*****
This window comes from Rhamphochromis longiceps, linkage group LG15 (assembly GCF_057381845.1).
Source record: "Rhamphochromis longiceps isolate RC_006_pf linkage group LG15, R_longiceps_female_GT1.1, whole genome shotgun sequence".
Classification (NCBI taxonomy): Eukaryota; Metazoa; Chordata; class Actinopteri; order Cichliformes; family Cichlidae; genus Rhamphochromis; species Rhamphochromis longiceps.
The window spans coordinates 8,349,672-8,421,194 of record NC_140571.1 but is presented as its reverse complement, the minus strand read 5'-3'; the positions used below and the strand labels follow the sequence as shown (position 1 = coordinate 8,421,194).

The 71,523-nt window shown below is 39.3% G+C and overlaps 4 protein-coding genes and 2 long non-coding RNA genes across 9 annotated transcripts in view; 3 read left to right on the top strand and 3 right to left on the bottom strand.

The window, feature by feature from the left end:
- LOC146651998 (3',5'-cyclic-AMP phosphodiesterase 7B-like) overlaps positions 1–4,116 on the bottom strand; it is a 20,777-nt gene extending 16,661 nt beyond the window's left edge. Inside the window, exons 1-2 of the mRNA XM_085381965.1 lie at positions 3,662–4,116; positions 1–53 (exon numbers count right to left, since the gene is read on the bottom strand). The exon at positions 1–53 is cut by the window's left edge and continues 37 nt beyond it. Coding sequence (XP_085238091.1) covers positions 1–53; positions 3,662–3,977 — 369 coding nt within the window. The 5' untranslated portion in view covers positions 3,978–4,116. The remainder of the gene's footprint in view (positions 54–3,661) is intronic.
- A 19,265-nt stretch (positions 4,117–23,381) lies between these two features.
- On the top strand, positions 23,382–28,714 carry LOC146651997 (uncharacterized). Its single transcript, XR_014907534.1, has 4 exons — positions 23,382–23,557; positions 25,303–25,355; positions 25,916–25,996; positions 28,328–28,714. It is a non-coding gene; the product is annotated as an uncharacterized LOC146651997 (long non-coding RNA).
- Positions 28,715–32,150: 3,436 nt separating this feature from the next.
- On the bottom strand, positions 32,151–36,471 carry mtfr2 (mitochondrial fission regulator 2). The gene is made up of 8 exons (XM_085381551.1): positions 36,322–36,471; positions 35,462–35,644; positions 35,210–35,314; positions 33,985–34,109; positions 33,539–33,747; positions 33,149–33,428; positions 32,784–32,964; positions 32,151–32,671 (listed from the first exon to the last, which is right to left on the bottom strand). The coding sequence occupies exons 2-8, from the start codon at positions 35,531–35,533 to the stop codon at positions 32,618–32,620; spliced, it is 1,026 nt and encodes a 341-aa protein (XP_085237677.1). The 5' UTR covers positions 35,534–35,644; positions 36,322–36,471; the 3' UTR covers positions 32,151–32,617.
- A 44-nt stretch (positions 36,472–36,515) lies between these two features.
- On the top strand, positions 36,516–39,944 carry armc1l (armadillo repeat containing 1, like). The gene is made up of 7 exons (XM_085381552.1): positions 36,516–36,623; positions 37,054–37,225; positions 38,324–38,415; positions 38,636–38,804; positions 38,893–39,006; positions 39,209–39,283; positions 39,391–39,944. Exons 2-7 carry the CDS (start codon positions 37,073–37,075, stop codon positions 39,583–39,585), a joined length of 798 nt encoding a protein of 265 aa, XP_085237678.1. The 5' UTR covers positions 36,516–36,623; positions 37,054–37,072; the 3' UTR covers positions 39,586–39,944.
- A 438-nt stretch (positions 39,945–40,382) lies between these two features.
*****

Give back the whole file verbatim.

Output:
This window comes from Rhamphochromis longiceps, linkage group LG15 (assembly GCF_057381845.1).
Source record: "Rhamphochromis longiceps isolate RC_006_pf linkage group LG15, R_longiceps_female_GT1.1, whole genome shotgun sequence".
Classification (NCBI taxonomy): Eukaryota; Metazoa; Chordata; class Actinopteri; order Cichliformes; family Cichlidae; genus Rhamphochromis; species Rhamphochromis longiceps.
The window spans coordinates 8,349,672-8,421,194 of record NC_140571.1 but is presented as its reverse complement, the minus strand read 5'-3'; the positions used below and the strand labels follow the sequence as shown (position 1 = coordinate 8,421,194).

The 71,523-nt window shown below is 39.3% G+C and overlaps 4 protein-coding genes and 2 long non-coding RNA genes across 9 annotated transcripts in view; 3 read left to right on the top strand and 3 right to left on the bottom strand.

The window, feature by feature from the left end:
- LOC146651998 (3',5'-cyclic-AMP phosphodiesterase 7B-like) overlaps positions 1–4,116 on the bottom strand; it is a 20,777-nt gene extending 16,661 nt beyond the window's left edge. Inside the window, exons 1-2 of the mRNA XM_085381965.1 lie at positions 3,662–4,116; positions 1–53 (exon numbers count right to left, since the gene is read on the bottom strand). The exon at positions 1–53 is cut by the window's left edge and continues 37 nt beyond it. Coding sequence (XP_085238091.1) covers positions 1–53; positions 3,662–3,977 — 369 coding nt within the window. The 5' untranslated portion in view covers positions 3,978–4,116. The remainder of the gene's footprint in view (positions 54–3,661) is intronic.
- A 19,265-nt stretch (positions 4,117–23,381) lies between these two features.
- On the top strand, positions 23,382–28,714 carry LOC146651997 (uncharacterized). Its single transcript, XR_014907534.1, has 4 exons — positions 23,382–23,557; positions 25,303–25,355; positions 25,916–25,996; positions 28,328–28,714. It is a non-coding gene; the product is annotated as an uncharacterized LOC146651997 (long non-coding RNA).
- Positions 28,715–32,150: 3,436 nt separating this feature from the next.
- On the bottom strand, positions 32,151–36,471 carry mtfr2 (mitochondrial fission regulator 2). The gene is made up of 8 exons (XM_085381551.1): positions 36,322–36,471; positions 35,462–35,644; positions 35,210–35,314; positions 33,985–34,109; positions 33,539–33,747; positions 33,149–33,428; positions 32,784–32,964; positions 32,151–32,671 (listed from the first exon to the last, which is right to left on the bottom strand). The coding sequence occupies exons 2-8, from the start codon at positions 35,531–35,533 to the stop codon at positions 32,618–32,620; spliced, it is 1,026 nt and encodes a 341-aa protein (XP_085237677.1). The 5' UTR covers positions 35,534–35,644; positions 36,322–36,471; the 3' UTR covers positions 32,151–32,617.
- A 44-nt stretch (positions 36,472–36,515) lies between these two features.
- On the top strand, positions 36,516–39,944 carry armc1l (armadillo repeat containing 1, like). The gene is made up of 7 exons (XM_085381552.1): positions 36,516–36,623; positions 37,054–37,225; positions 38,324–38,415; positions 38,636–38,804; positions 38,893–39,006; positions 39,209–39,283; positions 39,391–39,944. Exons 2-7 carry the CDS (start codon positions 37,073–37,075, stop codon positions 39,583–39,585), a joined length of 798 nt encoding a protein of 265 aa, XP_085237678.1. The 5' UTR covers positions 36,516–36,623; positions 37,054–37,072; the 3' UTR covers positions 39,586–39,944.
- A 438-nt stretch (positions 39,945–40,382) lies between these two features.